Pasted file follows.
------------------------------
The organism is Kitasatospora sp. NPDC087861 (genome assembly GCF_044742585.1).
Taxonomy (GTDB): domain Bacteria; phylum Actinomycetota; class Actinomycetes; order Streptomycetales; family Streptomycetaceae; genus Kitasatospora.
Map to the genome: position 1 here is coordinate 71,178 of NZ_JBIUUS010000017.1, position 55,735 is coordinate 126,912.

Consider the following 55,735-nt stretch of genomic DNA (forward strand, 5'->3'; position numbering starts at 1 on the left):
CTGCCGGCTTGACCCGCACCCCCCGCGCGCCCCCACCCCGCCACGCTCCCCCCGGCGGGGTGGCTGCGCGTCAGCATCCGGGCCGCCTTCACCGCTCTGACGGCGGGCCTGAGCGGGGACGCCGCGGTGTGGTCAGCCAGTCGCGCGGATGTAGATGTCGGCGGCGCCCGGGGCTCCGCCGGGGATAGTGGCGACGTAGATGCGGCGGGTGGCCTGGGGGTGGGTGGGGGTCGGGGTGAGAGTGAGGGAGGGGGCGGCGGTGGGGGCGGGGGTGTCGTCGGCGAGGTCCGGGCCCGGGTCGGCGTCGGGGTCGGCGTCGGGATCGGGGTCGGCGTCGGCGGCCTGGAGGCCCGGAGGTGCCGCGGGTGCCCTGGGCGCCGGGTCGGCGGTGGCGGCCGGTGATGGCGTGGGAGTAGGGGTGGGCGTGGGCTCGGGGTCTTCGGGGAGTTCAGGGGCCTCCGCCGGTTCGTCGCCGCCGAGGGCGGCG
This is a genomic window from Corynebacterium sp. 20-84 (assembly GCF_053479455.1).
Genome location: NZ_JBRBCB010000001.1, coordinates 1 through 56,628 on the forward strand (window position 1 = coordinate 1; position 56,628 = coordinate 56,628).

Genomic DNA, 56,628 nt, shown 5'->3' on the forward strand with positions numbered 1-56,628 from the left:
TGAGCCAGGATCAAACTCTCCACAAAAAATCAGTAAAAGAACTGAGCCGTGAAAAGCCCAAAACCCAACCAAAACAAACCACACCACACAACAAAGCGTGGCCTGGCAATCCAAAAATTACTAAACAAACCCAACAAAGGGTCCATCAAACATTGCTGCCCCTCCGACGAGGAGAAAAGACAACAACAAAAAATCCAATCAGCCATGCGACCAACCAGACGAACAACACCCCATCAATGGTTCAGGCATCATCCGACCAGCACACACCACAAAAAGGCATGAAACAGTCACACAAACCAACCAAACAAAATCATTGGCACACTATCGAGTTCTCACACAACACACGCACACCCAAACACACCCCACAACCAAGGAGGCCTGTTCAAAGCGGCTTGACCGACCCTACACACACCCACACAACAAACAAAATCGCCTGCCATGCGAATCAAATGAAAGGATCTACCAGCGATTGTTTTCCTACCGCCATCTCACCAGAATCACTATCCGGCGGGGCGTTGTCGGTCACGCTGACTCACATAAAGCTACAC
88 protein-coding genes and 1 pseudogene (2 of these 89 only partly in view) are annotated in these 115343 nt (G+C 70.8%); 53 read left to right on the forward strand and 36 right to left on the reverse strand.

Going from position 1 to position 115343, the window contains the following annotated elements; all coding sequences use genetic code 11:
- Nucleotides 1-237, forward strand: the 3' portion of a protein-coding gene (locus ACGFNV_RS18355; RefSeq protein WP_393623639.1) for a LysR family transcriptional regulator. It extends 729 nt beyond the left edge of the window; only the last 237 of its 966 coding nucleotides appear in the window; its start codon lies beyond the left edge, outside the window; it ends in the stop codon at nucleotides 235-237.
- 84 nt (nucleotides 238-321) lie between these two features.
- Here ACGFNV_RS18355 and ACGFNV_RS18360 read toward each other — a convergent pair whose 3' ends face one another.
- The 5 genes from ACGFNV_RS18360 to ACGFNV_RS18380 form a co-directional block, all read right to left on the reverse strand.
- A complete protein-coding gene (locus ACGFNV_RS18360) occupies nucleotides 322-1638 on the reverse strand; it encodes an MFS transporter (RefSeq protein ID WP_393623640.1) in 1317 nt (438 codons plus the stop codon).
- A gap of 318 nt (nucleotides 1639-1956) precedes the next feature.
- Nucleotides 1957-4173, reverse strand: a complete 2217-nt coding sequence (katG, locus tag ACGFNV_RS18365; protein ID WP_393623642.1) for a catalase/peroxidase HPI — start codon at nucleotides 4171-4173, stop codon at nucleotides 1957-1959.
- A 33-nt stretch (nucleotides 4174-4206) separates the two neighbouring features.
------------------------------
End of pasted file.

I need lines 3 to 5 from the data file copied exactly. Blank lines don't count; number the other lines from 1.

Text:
Map to the genome: position 1 here is coordinate 71,178 of NZ_JBIUUS010000017.1, position 55,735 is coordinate 126,912.

Consider the following 55,735-nt stretch of genomic DNA (forward strand, 5'->3'; position numbering starts at 1 on the left):
CTGCCGGCTTGACCCGCACCCCCCGCGCGCCCCCACCCCGCCACGCTCCCCCCGGCGGGGTGGCTGCGCGTCAGCATCCGGGCCGCCTTCACCGCTCTGACGGCGGGCCTGAGCGGGGACGCCGCGGTGTGGTCAGCCAGTCGCGCGGATGTAGATGTCGGCGGCGCCCGGGGCTCCGCCGGGGATAGTGGCGACGTAGATGCGGCGGGTGGCCTGGGGGTGGGTGGGGGTCGGGGTGAGAGTGAGGGAGGGGGCGGCGGTGGGGGCGGGGGTGTCGTCGGCGAGGTCCGGGCCCGGGTCGGCGTCGGGGTCGGCGTCGGGATCGGGGTCGGCGTCGGCGGCCTGGAGGCCCGGAGGTGCCGCGGGTGCCCTGGGCGCCGGGTCGGCGGTGGCGGCCGGTGATGGCGTGGGAGTAGGGGTGGGCGTGGGCTCGGGGTCTTCGGGGAGTTCAGGGGCCTCCGCCGGTTCGTCGCCGCCGAGGGCGGCG